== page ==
Random LED Pixel Colors

Step 1 - Build the Project

Color Sweep Hookup: LED Strip with Red in 5V, Green in 13, Blue in 12, Black in ground, 1 button on pin A5.

Topics Covered:


Use the random() function and the .setPixel method to create a dazzling random light show using every pixel on the LED Strip! A good introduction to combining variables with methods.

Step 2 - Upload the Code

/* * Change the color of a random pixel on the LED strip with every loop of code. * Randomly select the color and the pixel for a fun party effect! */ //Include the LEDStrip library to use the commands #include "LEDStrip.h" int numPixels = 15; //number of pixels on a strip /* * Make the LED strip object LEDStrip strip * = LEDStrip(numPixels, dataPin (DI), clockPin(CI)); */ LEDStrip strip = LEDStrip(numPixels, 13, 12); int pixel = 0; //which pixel will be affected by the color change. int color = 0; //the color value to put onto the 'pixel' variable void setup() { } void loop() { pixel = random(0,numPixels); //select a random pixel from 0 to 'numPixels' (15) //Change the color by 50x a random amount. Color can equal 0,50,100,150,200,250 color = 50*random(0,6); strip.setPixel(pixel,color); //Use your variables as arguments for setPixel strip.draw(); //.draw() displays the color and pixel from setPixel above. delay(100); //Delay determines how fast the colors on the strip update } // (c) 2017 Let's Start Coding. License: www.letsstartcoding.com/bsdlicense

Step 3 - Read the Walkthrough

First include the LEDStrip library. This library gives you access to a new set of commands (called methods) that make using the LED Strip easier. Without including the library, the software won't recognize the new commands you're giving it, like .setPixel() and .draw(). These commands are called methods and they're defined in the LEDStrip library.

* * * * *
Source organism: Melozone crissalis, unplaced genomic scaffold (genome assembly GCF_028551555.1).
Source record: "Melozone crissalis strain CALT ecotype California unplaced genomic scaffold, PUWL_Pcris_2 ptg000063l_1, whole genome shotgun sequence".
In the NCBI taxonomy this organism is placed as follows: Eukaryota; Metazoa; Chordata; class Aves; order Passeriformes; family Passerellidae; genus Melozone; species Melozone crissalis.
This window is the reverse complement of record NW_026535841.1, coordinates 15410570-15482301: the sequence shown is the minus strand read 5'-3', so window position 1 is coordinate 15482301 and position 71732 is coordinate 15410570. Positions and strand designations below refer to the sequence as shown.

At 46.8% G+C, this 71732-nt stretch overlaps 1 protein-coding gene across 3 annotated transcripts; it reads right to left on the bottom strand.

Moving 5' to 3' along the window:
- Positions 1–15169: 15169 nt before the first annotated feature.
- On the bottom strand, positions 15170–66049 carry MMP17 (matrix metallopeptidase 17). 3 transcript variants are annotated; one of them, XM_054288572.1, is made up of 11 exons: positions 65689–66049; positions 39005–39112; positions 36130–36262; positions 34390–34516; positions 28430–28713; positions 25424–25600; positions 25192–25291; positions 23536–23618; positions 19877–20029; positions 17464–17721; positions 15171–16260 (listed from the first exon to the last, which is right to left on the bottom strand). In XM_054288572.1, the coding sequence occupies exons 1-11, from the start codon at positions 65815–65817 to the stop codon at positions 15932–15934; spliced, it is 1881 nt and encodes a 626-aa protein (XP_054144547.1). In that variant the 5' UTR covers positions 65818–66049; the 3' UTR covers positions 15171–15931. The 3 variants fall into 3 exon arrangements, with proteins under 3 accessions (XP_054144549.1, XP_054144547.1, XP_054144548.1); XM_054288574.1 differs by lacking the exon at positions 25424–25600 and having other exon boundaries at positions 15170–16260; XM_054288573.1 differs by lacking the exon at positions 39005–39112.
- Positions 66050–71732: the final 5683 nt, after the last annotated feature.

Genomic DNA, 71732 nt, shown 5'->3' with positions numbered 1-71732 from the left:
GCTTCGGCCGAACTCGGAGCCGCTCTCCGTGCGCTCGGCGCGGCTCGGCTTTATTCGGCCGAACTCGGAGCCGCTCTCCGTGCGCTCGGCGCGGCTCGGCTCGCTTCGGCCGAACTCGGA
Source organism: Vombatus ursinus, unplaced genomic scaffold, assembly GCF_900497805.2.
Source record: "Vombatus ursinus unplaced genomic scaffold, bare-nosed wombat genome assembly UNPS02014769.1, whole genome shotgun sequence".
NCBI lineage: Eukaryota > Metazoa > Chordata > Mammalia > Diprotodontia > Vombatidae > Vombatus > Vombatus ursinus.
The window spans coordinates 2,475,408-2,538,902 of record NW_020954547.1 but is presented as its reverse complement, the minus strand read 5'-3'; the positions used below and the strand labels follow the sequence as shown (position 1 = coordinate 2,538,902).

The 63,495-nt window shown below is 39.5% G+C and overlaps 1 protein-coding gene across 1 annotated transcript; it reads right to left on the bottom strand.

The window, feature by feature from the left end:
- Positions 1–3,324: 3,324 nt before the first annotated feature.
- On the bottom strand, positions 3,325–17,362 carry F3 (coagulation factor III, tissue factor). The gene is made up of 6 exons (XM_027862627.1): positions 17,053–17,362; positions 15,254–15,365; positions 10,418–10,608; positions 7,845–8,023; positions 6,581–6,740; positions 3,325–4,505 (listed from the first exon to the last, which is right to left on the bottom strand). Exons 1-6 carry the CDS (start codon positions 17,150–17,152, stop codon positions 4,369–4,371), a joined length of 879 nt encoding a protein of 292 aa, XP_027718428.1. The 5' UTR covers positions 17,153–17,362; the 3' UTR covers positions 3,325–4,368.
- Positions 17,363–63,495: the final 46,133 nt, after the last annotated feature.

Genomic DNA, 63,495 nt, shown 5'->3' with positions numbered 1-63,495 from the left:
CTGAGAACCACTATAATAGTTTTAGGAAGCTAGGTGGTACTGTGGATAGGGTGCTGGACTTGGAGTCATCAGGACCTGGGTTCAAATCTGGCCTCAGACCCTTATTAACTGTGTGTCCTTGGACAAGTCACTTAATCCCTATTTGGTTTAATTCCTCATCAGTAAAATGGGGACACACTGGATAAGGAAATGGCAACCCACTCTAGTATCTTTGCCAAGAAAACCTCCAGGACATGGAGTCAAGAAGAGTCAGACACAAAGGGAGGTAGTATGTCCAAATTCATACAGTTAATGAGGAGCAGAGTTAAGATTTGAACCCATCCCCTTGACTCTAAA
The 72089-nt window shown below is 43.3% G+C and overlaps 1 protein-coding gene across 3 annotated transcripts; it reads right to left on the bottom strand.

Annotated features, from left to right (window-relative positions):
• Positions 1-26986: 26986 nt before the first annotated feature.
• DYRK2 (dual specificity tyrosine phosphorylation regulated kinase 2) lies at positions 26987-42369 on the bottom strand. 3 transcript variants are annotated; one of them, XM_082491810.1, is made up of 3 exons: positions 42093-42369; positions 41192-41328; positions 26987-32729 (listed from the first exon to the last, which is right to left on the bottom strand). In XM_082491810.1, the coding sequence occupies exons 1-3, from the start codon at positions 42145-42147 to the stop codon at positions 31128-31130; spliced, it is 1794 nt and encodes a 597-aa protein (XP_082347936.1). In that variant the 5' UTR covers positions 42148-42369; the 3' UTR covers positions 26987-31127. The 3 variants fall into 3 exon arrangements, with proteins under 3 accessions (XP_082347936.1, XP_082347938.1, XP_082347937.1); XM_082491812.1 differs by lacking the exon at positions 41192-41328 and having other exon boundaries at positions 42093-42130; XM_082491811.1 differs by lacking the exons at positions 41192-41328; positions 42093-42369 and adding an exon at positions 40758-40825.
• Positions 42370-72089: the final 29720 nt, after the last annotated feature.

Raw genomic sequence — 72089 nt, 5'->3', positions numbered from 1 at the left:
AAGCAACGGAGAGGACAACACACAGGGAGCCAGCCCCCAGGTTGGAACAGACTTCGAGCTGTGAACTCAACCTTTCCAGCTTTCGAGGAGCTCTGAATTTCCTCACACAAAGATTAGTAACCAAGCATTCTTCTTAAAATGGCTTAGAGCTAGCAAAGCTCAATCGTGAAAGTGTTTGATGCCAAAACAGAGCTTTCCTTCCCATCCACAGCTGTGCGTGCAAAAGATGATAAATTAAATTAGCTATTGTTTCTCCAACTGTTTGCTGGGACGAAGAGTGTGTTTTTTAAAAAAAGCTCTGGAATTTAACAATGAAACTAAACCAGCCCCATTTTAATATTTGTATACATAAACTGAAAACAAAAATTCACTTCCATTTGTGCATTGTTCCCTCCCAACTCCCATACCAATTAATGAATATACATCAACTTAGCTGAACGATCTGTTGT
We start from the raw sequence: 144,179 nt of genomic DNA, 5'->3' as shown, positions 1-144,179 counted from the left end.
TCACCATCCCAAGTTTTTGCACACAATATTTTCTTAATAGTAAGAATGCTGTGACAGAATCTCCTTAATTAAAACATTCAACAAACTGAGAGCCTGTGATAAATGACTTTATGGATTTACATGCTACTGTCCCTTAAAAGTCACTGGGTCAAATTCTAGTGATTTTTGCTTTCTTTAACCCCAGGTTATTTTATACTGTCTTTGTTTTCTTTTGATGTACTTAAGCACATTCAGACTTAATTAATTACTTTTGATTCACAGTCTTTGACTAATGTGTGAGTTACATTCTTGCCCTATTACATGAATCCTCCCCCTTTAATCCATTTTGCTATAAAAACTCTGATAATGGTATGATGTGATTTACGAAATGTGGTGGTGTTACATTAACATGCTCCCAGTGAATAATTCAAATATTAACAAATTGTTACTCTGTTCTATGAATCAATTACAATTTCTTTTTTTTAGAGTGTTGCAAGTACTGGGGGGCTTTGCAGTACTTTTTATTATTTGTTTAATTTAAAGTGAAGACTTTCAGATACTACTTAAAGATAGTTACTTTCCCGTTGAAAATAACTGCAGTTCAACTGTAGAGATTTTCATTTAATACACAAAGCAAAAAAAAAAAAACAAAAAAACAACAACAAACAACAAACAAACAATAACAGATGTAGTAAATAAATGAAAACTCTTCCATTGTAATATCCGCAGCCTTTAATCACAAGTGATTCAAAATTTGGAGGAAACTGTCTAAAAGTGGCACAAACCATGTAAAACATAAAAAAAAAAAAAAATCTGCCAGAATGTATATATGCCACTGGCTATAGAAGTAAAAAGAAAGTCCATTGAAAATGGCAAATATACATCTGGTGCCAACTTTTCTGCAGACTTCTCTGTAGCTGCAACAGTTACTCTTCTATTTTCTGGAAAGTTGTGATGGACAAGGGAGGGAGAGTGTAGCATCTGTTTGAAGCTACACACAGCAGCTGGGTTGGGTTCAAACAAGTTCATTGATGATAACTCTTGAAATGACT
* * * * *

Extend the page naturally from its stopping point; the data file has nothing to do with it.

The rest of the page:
Next, create an integer variable called numPixels. Its value should be equal to the number of LEDs on your strip. 

The integer variable named color will hold the color value of a random pixel.  

Your pixel variable holds the number of the active pixel that the code is modifying. In this program, that variable is randomly changing every time the loop runs. 

To tell the library the name & attributes of your LED Strip, you create an object. In this case, the object is called ‘strip’ and it has ‘numPixel’ pixels, the data pin is number 13, and the clock pin is number 12 on your Carrier Board. 

The first thing the loop of your code does is change the value of the variable pixel. The random() function chooses a number that includes the first number you give it (0 in the example) and it excludes the second number. In this example, the second number is numPixels, which is set to 15 around line 10 of your code. The pixel variable will be 0, 1, 2, 3, 4, 5, 6, 7, 8, 9, 10, 11, 12, 13, or 14. With the LED strip, the pixel closest to the colored wires of the strip is called pixel 0. The last pixel at the tip of the strip is pixel 14. 

Next, the value of the color pixel is set to a random value. To make sure the color changes are very clear, the random function only selects a value between 0 and 5. Then, that value is multiplied by 50, so color can equal 0, 50, 100, 150, 200, or 250. You can change this 'multiplier' and see what happens to your project.

Now you have two random variables, color and pixel and you can use them as arguments inside the strip.setPixel method. 

The strip.draw() method doesn't need any arguments, it's just a command to display whatever is in strip.setPixel. This method is what makes the strip actually light up. 

Finally, your delay determines how fast the pixels and color change on the LED strip. You can create a calm and relaxing project or a high-speed, high-energy one!